It was during the climb out of transition that things went from unpleasant to worse when in a small glimmering moment my quarq decided to send watts to my watch. In a moment of not thinking but wanting to get a correct average reading, I lapped my garmin. Whoops. Immediately I went into “transition” – I had forgotten that I was racing in multisport mode and that the lap button sent me to the next discipline. I spent the next minute fiddling with my watch to reset it and get it back into bike mode – though the only reading I was getting was distance and mph, which was pretty meaningless given the brutal hills we were up against.
Photo courtesy of Eric Wynn, from Rev3's facebook page:
And they were brutal, long and grinding and I saw at least 4 people having to walk their bikes up at least two different climbs. The views were beautiful, particularly one stretch of highway where the road splits and one is at a higher elevation than the other: you could look up or down across the way and see the other riders in the other direction. Once crawling up each incline, you then got to bomb down it, and I probably went a little faster than I would have liked in a few occasions, topping out at nearly 47mph on one sweeping downhill.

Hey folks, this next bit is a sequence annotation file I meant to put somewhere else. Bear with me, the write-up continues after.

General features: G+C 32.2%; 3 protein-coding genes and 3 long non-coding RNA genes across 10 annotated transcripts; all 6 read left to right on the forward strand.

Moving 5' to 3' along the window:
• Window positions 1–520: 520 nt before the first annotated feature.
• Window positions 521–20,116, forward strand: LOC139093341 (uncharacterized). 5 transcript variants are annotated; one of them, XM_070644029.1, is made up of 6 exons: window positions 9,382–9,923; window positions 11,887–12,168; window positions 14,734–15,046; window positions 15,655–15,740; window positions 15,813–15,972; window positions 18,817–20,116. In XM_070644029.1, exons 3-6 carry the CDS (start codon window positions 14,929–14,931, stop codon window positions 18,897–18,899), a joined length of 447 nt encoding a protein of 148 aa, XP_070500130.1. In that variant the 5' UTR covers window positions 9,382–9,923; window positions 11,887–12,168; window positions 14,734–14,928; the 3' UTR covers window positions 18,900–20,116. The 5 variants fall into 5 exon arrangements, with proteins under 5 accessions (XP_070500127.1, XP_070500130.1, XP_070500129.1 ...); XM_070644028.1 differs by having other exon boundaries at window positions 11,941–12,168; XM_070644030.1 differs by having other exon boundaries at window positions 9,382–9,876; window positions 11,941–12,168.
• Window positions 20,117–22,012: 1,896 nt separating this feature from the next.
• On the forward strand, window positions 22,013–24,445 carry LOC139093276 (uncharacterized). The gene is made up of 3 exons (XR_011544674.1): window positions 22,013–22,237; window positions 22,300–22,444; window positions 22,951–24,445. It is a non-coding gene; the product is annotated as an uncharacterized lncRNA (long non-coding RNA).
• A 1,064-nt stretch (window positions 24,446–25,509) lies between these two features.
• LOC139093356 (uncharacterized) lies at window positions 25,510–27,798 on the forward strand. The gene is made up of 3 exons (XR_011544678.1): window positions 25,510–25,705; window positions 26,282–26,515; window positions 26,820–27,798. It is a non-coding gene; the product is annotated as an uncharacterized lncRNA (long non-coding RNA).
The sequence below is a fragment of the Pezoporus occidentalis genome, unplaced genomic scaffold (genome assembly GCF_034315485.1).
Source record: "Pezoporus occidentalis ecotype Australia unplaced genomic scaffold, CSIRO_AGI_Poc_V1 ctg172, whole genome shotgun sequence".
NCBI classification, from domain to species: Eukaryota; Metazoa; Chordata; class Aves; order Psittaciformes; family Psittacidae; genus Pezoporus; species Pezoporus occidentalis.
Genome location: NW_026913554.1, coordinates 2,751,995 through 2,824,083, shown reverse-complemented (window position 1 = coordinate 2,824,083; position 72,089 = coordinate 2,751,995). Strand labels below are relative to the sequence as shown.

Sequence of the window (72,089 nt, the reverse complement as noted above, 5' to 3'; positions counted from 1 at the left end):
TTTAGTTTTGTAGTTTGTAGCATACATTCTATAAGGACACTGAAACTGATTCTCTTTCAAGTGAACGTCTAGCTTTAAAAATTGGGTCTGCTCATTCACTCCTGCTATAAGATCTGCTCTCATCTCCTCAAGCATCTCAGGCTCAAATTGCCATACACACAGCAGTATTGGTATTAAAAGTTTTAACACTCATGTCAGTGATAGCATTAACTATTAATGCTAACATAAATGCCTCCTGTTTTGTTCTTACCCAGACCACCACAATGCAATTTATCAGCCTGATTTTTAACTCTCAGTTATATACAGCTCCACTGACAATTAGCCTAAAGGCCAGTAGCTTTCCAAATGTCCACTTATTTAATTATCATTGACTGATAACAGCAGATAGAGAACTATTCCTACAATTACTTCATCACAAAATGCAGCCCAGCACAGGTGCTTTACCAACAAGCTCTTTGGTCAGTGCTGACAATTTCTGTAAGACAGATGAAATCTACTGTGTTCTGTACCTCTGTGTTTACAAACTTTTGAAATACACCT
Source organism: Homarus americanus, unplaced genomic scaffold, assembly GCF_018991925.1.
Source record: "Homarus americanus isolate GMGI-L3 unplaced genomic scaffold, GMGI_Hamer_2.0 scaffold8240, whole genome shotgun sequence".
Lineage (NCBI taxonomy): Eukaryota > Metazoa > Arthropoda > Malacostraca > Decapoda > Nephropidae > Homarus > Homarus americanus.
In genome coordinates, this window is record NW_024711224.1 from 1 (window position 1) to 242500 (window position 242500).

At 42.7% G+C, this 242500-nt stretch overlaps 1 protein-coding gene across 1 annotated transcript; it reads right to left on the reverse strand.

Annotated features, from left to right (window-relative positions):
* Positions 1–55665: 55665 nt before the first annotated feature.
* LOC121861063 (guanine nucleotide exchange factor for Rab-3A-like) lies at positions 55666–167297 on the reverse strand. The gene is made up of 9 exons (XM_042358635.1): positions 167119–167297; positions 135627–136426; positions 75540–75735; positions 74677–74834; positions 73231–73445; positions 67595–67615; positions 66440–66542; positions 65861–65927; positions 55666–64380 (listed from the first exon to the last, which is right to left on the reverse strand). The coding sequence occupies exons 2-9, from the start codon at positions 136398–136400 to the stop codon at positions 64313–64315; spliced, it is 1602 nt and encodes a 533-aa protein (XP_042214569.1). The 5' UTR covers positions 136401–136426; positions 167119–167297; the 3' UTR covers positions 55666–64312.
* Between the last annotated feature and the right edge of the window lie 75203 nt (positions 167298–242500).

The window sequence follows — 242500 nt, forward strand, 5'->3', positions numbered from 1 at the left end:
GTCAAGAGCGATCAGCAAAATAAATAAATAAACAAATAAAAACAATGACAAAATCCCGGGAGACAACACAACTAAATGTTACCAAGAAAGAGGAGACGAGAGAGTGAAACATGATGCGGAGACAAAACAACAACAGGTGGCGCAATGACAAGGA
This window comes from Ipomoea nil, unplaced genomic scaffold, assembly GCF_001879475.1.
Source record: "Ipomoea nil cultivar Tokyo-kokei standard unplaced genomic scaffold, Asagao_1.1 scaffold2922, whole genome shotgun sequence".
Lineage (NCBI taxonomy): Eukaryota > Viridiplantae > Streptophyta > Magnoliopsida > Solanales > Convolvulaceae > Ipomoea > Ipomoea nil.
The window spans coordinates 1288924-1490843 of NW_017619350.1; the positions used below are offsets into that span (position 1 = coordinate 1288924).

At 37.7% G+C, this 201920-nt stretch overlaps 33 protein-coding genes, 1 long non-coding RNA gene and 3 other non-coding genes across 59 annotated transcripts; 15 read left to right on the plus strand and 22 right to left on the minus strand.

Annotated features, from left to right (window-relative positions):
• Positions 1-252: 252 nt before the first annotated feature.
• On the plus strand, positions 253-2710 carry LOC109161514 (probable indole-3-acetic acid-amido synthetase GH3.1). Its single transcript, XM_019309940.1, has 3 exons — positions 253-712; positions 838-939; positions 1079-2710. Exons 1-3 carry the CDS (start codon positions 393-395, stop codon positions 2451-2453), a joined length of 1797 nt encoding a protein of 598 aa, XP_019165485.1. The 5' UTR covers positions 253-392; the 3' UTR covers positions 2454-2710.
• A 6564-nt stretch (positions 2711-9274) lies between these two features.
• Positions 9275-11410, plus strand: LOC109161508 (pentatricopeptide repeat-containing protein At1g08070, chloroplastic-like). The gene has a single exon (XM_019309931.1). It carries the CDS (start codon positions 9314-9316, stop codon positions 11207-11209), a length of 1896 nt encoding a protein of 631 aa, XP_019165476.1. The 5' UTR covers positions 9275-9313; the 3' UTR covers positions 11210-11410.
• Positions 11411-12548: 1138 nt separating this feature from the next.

But with my cold hands and the wind whipping past on the descents, I was having trouble feeling my hands and gripping on and as a result, I probably spun up a few more hills staying aero and not getting out of my seat than I should have. It wasn’t until lap two when I really started to find my legs and start to push up the hills more aggressively, honey badger style (watching MBE ride is pretty insane - she's my bad-ass biker inspiration).
Cold hands and the descents also meant that I was being a pansy about taking in nutrition. I ended up about 500-calories short of where I should have been and only managed to take in just over two bottles. This was totally my fault. Of all the things you get control over, nutrition is a biggie and I blew it… again, take notes on “what not to do.” :)